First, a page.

Hi, Just recieved a beautiful Glowforge Pro in the mail Monday.
In regards to the shipping I have to say that that cardboard box it was in is not that great. I would have expected more since we have to keep all this stuff. It had literally one piece of paper tape holding the lid on and the handles were missing on one side. I watched it come out of the UPS on its side on a dolly and the top of the box almost opened and luckily the driver grabbed it before it did. I opened it before signing. I was shocked that the unit did not have anything protecting the center of the unit. Also there was no plastic or paper surrounding the unit under the foam. Last I couldn’t believe the lid wasn’t taped or held shut with anything.
With all that said the unit is fine and working flawlessly. It all just made me sweat a little after waiting so long and I could see where something terrible could happen.
The setup with extremely easy. The guide is not 100% accurate but it was very close and extremely helpful. From start to finish it took 30 minutes to get setup and cutting my first design. I chose a puzzle with a very intricate engraving. The end result was perfect.
I am extremely impressed and going to have a ton of fun with this.
Hey, guess what! Your life just changed.
Re the guide not being 100%, you might want to give some specifics in P&S so they can correct it for our fellow future recipients.
Yes it is hard to imagine what they were thinking when they specified the packaging. Many things I buy costing two orders of magnitude less come much better packaged. I hope they revisit it before international shipping.
As someone who had theirs shipped across the country to the east coast…they DEFINITELY need to improve the packaging before going over seas.
How’s about a picture or two? (Packaging and puzzle!)
At the very least a plastic bag over the unit to keep water and dust off it when the outer packaging is pierced or it is left out in the rain.
Proper reinforced parcel tape that goes all the way around the box.
Handles that need a more definite action to release them, not just a knock on the release tab that sticks out. Perhaps something that needs a screw driver to release a sunken tab.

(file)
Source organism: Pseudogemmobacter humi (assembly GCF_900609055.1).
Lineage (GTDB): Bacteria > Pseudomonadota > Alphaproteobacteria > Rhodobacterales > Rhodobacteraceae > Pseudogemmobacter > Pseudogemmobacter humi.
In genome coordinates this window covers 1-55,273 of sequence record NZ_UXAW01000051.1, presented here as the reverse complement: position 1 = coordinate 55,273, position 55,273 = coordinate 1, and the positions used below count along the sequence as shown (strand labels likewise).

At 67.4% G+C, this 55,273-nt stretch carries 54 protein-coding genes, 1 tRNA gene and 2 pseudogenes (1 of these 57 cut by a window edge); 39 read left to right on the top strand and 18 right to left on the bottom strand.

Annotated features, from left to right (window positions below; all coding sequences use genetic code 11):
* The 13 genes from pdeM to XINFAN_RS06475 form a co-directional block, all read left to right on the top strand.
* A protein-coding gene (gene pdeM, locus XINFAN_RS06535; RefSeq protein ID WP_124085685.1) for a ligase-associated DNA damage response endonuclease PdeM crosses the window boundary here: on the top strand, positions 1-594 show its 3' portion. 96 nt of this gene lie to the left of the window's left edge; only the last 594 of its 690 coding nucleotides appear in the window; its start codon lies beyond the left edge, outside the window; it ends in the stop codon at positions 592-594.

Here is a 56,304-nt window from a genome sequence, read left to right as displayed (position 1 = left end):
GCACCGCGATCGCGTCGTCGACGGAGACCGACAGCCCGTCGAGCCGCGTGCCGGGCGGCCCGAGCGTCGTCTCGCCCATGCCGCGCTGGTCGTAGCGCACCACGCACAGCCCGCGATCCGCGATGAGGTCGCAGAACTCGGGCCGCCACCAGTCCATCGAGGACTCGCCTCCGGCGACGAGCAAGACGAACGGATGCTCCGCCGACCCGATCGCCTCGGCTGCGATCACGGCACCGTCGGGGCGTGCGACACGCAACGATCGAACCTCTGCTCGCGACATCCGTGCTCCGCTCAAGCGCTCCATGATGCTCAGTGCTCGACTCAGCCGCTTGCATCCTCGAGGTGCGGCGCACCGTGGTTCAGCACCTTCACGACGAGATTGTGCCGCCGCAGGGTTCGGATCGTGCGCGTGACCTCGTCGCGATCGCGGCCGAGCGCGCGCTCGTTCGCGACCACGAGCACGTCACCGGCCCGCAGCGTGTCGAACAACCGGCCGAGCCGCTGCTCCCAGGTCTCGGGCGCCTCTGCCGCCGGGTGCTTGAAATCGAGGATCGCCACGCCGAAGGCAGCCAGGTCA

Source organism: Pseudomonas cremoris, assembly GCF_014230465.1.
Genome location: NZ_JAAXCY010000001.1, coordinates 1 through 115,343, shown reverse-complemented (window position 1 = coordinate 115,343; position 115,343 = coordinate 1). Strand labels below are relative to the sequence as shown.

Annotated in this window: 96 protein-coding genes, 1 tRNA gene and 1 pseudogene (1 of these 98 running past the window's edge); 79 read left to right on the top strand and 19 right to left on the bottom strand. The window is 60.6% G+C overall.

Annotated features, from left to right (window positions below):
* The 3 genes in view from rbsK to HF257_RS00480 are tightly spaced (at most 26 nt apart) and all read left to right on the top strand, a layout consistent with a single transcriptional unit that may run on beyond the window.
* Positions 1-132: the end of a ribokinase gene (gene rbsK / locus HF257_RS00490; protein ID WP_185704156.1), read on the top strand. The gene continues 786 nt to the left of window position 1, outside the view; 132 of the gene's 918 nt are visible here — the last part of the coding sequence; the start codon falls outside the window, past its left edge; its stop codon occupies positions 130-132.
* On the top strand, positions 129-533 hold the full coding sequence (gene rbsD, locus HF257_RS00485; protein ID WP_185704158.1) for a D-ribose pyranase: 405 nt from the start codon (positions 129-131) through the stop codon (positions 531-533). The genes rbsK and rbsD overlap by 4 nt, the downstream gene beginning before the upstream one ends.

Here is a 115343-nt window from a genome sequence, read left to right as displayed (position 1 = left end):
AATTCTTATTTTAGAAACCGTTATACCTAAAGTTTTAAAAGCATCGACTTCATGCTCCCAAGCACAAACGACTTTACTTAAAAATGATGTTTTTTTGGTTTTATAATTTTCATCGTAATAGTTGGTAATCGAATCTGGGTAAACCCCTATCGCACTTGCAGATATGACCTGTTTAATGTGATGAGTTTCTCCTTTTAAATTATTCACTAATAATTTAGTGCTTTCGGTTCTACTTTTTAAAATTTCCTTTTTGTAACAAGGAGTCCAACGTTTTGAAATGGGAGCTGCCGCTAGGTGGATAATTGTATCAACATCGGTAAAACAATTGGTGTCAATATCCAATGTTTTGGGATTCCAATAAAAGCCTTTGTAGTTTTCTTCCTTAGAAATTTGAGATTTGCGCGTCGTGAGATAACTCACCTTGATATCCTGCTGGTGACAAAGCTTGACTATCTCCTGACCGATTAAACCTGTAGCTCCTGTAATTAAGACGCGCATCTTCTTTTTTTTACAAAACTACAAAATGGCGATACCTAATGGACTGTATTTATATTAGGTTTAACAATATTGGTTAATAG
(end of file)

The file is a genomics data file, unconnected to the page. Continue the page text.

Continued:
Couldn’t agree with you more. I’d also like to see something covering the all glass top. Like even a 3mm sheet of craft foam or something.
Congrats on getting it! Post your projects!
Since the two halves of the box separate they should be stapling them rather than taping.
I’m not sure why they didn’t do that.
What you see when the lid comes off.
A look inside. It was very well packed in here.
The detail is amazing and this was just a black png.
I had the same experience - two handles missing, bashed up box, top held to bottom with minimal tape. Luckily the internal foam padding worked, so the unit was fine, but it sure didn’t look good.
Only difference - for me, one of the internal foam pieces was pulled loose from the rest of the ‘cage’, but I was able to stick it back in place and the ‘cage’ is usable for future use.
I’ve boxed the GF up to bring to a Maker Faire (long drive, lots of equipment). I have to say that due to the great internal protection (the strips that protect the wheels and the track they run on, lockdown screws, etc.) the GF came through fine. I still used the bed, though it was hard to carry with only two handles - the cardboard isn’t as rigid as the plastic.
While there was no damage, and the GF works great, the lost handles, etc., didn’t inspire confidence. It might be worth upgrading the packaging so that it’s consistent with the GF’s otherwise awesome design.
Packaging is a tough cookie… oftentimes, packaging is designed to be sacrificial to protect whatever is inside. Our cars are made the same way. The dilemma comes, obviously, when you need to use that sacrificial packaging more than once or twice. If you think shipping damage is high now, I can almost guarantee that more rigid packaging would result in more damaged units.